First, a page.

Could My Child Have Hypothyroidism (and Will It Go Away)?
Your kid is small for her age and tires easily. Is a sluggish thyroid to blame? An expert explains what hypothyroidism looks like in kids and how this common condition is treated.
You may worry that your child is shorter than her friends and doesn’t seem to have the same energy. She’ll sit and color, for instance, rather than join in a game of tag. These concerns aren’t unusual. But taken together with symptoms like constipation, dry skin and feeling cold, they could signal a problem with the thyroid gland.
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This bow-tie shaped gland at the base of the neck produces hormones that are critical for kids’ physical and mental development. So when a child’s growth is slow, a sluggish thyroid gland is one possible cause a pediatrician will consider.
“Parents who recognize these symptoms should see their pediatrician, who will decide whether their child needs thyroid or other tests,” notes pediatric endocrinologist Roy Kim, MD, MPH. “If the pediatrician suspects or finds a thyroid condition, they should see a pediatric endocrinologist.”
An underactive thyroid gland doesn’t make enough hormone. The condition, called hypothyroidism, or low thyroid, may be acquired (developing between ages 2 and 18) or congenital (present at birth).
The main cause of acquired hypothyroidism is Hashimoto’s thyroiditis, in which the immune system mistakenly attacks cells in the thyroid gland and weakens it.
Hashimoto’s affects up to 1 in 100 children, making acquired hypothyroidism far more common than congenital hypothyroidism.
“Hashimoto’s thyroiditis can cause slow growth in children,” notes Dr. Kim. “Its other symptoms — constipation, low energy, feeling cold, dry skin and high cholesterol — are the same symptoms you see in adults.”
Your pediatrician will take a family history, because when another family member has hypothyroidism, a child’s risk increases.
He or she will also examine your child, because an enlarged thyroid gland is another clue pointing to hypothyroidism. The pediatrician may then order a blood test to confirm or rule out a problem with the thyroid.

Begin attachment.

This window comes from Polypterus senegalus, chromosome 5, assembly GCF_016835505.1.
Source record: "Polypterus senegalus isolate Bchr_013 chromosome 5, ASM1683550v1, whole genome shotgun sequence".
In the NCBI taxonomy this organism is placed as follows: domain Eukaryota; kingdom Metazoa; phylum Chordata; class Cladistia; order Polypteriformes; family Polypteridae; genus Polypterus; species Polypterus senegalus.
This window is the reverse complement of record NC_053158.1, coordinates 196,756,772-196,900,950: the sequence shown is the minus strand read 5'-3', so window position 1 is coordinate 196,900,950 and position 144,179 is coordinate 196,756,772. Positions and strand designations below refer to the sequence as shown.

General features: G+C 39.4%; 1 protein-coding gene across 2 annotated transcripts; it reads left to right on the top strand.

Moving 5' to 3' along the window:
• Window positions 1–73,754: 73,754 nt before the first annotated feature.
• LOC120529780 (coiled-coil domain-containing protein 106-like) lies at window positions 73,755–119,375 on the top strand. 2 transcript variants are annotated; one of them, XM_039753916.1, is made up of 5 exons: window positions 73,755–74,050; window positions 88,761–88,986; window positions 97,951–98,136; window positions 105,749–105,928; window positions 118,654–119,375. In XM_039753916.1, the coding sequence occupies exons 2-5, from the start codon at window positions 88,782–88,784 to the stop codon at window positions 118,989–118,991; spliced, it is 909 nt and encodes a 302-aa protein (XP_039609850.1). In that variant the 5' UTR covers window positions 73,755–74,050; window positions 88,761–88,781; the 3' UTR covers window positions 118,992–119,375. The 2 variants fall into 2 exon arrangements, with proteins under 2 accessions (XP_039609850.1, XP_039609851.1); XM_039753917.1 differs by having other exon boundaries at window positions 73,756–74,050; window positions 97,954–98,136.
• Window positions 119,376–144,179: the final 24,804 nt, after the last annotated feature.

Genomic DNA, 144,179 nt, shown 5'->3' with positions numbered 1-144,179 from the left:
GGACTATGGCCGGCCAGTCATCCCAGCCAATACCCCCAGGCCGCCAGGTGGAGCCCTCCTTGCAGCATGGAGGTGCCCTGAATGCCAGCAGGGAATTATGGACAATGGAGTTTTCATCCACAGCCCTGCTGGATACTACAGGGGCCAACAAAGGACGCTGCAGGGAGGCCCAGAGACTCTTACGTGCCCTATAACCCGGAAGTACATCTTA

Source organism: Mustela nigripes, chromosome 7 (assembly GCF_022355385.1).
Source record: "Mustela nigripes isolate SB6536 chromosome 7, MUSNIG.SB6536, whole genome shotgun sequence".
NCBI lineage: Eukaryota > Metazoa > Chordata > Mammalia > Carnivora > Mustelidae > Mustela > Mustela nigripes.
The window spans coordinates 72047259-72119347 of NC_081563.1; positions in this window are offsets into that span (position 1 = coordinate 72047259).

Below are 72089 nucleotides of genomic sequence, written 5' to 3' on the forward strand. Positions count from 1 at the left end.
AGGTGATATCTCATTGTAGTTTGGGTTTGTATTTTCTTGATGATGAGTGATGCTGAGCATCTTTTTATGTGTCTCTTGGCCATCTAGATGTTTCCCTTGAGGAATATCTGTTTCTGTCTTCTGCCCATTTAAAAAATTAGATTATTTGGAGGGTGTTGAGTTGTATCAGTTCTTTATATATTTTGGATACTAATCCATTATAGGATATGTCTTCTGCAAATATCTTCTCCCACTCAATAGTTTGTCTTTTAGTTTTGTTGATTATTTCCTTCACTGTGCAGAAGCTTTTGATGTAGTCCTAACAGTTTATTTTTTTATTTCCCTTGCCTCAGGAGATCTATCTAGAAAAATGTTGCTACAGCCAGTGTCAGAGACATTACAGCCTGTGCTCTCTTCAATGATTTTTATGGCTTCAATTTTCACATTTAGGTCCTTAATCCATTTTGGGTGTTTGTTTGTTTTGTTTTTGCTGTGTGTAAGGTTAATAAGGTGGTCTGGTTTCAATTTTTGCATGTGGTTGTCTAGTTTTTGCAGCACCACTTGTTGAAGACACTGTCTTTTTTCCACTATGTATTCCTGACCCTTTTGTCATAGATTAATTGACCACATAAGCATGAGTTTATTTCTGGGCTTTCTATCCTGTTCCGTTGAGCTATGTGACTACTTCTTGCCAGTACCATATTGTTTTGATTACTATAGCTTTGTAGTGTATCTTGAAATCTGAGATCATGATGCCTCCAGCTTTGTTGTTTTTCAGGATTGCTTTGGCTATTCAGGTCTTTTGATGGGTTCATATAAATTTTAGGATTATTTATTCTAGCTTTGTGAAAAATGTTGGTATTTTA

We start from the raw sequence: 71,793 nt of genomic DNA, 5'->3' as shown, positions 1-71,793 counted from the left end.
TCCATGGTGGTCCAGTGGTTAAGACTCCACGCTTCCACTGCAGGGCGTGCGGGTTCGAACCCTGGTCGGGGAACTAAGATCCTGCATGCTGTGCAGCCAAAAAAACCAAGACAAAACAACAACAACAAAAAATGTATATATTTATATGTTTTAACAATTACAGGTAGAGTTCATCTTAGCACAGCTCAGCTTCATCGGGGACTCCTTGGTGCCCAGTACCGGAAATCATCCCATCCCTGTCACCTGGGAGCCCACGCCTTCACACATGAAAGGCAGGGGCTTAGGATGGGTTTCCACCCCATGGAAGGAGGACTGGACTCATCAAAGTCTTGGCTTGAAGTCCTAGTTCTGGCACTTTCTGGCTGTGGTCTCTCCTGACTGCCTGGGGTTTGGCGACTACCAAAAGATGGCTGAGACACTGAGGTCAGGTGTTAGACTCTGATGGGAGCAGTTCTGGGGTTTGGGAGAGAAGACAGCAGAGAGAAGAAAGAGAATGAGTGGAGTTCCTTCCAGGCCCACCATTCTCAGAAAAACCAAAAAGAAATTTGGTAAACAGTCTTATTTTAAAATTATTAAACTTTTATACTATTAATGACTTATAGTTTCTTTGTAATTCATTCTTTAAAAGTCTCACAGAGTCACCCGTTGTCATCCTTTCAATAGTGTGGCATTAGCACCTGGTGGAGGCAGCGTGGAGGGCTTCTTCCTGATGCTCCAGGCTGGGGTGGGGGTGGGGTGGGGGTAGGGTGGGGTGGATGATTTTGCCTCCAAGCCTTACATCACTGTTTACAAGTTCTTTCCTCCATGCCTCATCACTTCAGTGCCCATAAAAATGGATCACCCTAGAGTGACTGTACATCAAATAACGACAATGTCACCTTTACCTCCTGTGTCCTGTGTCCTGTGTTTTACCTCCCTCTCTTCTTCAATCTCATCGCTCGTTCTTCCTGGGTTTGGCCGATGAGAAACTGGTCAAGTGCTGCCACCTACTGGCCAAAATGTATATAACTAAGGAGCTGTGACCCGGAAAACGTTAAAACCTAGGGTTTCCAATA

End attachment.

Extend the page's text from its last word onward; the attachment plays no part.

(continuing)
Congenital hypothyroidism, which affects about 1 in 4,000 newborns, is considered one of the more common congenital conditions.
The baby’s thyroid gland may be underdeveloped, missing or in the wrong place. Or it may not make enough thyroid hormone.
“Newborns with congenital hypothyroidism can look perfectly healthy and happy,” says Dr. Kim. “Symptoms don’t emerge until they’re found to grow poorly or have developmental delays.” (In other words, they may learn to sit, walk, talk and learn words later than usual.)
In severe cases, babies can feed poorly, and have prolonged jaundice and poor muscle tone.
The good news is that in the United States, congenital hypothyroidism is picked up on newborn screens, and treatment prevents babies from having these problems.
Although hypothyroidism doesn’t go away, treatment does successfully relieve symptoms.
Kids with acquired or congenital hypothyroidism are treated the same way as adults: with levothyroxine (Synthroid®, Levoxyl®, Unithroid®) — a synthetic thyroid hormone that replaces the natural hormone their thyroid can’t make.
“Levothyroxine works extremely well in children,” notes Dr. Kim. “It keeps their growth normal, and it keeps their puberty on track. It allows teenage girls to have regular periods.”
However, he stresses, replacing thyroid hormone only helps when the gland is underactive: “Plenty of kids can have constipation, dry skin or irregular periods that may be due to causes not related to the thyroid.”
Hashimoto’s usually requires lifelong treatment, although some children may need it only temporarily. Treatment for congenital hypothyroidism is lifelong.
Since your thyroid gland helps to run your metabolism, when kids make too much or too little thyroid hormone, it can impact their activity and behavior.
“Without treatment, children who are hypothyroid can become passive and sit around,” explains Dr. Kim. “But when you replace the hormone their body needs and normally makes, they typically start having more energy and moving around more.”
The opposite problem occurs when a child’s dose of levothyroxine is too high, or when the body makes too much thyroid hormone (hyperthyroidism). Then kids may become hyperactive and unable to sit still, with sleeping difficulties and more impulsive behavior.
Thus, regular tests to check thyroid hormone levels are critical for children on levothyroxine.
“If your child needs treatment, work with your pediatric endocrinologist,” advises Dr. Kim. “Take the medicine very consistently, and get follow-up blood tests regularly.”
And you won’t have to worry about a sluggish thyroid slowing down your kid.